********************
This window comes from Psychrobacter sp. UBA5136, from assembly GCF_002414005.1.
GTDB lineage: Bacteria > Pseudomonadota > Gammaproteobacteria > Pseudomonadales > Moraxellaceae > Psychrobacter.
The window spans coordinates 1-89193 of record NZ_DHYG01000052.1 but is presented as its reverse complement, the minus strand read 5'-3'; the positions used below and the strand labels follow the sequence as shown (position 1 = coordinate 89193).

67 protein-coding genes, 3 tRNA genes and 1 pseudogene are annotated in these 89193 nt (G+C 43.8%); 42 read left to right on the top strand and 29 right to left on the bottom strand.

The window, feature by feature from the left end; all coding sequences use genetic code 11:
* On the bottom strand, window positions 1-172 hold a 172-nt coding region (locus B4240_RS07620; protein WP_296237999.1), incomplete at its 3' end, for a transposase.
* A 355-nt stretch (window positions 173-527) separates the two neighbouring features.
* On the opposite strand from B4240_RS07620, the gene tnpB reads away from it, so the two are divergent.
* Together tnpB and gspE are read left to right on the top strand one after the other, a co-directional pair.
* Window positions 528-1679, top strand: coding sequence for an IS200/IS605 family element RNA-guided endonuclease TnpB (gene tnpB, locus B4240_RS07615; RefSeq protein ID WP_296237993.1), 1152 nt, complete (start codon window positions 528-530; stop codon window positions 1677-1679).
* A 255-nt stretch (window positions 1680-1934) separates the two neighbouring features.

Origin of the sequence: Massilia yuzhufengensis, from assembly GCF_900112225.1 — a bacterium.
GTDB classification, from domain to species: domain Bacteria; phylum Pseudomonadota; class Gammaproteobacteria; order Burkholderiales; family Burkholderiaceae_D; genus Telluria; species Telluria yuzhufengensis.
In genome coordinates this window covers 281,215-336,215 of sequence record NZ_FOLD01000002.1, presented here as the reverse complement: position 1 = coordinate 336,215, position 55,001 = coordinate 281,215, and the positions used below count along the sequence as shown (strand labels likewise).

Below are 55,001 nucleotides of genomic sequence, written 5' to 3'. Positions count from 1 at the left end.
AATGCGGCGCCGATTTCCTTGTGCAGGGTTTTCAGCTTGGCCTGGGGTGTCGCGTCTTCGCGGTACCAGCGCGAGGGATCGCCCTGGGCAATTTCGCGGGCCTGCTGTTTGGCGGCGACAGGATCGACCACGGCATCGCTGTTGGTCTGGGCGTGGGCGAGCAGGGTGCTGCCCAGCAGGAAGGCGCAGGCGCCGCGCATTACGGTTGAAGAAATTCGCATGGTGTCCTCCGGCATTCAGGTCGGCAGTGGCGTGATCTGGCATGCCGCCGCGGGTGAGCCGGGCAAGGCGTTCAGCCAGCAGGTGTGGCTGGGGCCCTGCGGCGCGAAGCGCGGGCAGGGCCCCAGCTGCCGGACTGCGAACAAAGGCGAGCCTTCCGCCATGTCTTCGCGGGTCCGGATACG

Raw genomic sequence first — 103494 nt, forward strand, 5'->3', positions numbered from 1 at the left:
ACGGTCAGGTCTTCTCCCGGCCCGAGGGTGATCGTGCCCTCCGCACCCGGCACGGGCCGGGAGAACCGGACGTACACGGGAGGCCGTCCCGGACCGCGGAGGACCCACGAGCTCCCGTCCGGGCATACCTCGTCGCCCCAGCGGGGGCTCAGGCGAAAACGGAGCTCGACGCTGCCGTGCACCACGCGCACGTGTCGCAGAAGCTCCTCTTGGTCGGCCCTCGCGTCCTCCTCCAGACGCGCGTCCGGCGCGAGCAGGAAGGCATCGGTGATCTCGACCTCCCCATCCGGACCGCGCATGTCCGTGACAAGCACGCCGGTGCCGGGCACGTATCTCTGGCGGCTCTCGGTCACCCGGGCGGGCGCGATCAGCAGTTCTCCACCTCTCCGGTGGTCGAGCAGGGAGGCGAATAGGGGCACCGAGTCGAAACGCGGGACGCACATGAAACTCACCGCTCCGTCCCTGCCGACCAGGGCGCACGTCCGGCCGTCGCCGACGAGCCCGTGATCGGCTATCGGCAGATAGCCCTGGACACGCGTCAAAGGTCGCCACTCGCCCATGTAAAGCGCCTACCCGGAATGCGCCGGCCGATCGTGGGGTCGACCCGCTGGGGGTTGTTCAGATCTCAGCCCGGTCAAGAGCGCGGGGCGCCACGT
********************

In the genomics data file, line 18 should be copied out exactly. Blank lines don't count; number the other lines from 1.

ACGGTCAGGTCTTCTCCCGGCCCGAGGGTGATCGTGCCCTCCGCACCCGGCACGGGCCGGGAGAACCGGACGTACACGGGAGGCCGTCCCGGACCGCGGAGGACCCACGAGCTCCCGTCCGGGCATACCTCGTCGCCCCAGCGGGGGCTCAGGCGAAAACGGAGCTCGACGCTGCCGTGCACCACGCGCACGTGTCGCAGAAGCTCCTCTTGGTCGGCCCTCGCGTCCTCCTCCAGACGCGCGTCCGGCGCGAGCAGGAAGGCATCGGTGATCTCGACCTCCCCATCCGGACCGCGCATGTCCGTGACAAGCACGCCGGTGCCGGGCACGTATCTCTGGCGGCTCTCGGTCACCCGGGCGGGCGCGATCAGCAGTTCTCCACCTCTCCGGTGGTCGAGCAGGGAGGCGAATAGGGGCACCGAGTCGAAACGCGGGACGCACATGAAACTCACCGCTCCGTCCCTGCCGACCAGGGCGCACGTCCGGCCGTCGCCGACGAGCCCGTGATCGGCTATCGGCAGATAGCCCTGGACACGCGTCAAAGGTCGCCACTCGCCCATGTAAAGCGCCTACCCGGAATGCGCCGGCCGATCGTGGGGTCGACCCGCTGGGGGTTGTTCAGATCTCAGCCCGGTCAAGAGCGCGGGGCGCCACGT